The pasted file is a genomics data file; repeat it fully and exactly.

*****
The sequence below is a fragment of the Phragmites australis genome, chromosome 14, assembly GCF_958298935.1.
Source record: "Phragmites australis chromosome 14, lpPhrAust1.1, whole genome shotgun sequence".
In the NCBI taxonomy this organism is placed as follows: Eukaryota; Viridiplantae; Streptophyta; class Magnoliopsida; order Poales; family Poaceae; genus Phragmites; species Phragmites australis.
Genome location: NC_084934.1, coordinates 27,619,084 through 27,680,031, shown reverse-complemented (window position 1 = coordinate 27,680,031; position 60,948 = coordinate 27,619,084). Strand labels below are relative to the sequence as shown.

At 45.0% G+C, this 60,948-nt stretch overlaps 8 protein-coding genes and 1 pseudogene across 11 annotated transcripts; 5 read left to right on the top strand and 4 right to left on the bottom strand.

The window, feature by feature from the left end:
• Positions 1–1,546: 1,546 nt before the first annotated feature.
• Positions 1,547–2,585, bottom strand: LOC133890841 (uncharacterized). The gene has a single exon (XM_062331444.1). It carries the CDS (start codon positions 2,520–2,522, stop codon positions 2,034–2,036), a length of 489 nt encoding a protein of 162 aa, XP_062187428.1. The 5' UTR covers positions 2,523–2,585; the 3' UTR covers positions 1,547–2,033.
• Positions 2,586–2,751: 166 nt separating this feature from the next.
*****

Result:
The sequence below is a fragment of the Phragmites australis genome, chromosome 14, assembly GCF_958298935.1.
Source record: "Phragmites australis chromosome 14, lpPhrAust1.1, whole genome shotgun sequence".
In the NCBI taxonomy this organism is placed as follows: Eukaryota; Viridiplantae; Streptophyta; class Magnoliopsida; order Poales; family Poaceae; genus Phragmites; species Phragmites australis.
Genome location: NC_084934.1, coordinates 27,619,084 through 27,680,031, shown reverse-complemented (window position 1 = coordinate 27,680,031; position 60,948 = coordinate 27,619,084). Strand labels below are relative to the sequence as shown.

At 45.0% G+C, this 60,948-nt stretch overlaps 8 protein-coding genes and 1 pseudogene across 11 annotated transcripts; 5 read left to right on the top strand and 4 right to left on the bottom strand.

The window, feature by feature from the left end:
• Positions 1–1,546: 1,546 nt before the first annotated feature.
• Positions 1,547–2,585, bottom strand: LOC133890841 (uncharacterized). The gene has a single exon (XM_062331444.1). It carries the CDS (start codon positions 2,520–2,522, stop codon positions 2,034–2,036), a length of 489 nt encoding a protein of 162 aa, XP_062187428.1. The 5' UTR covers positions 2,523–2,585; the 3' UTR covers positions 1,547–2,033.
• Positions 2,586–2,751: 166 nt separating this feature from the next.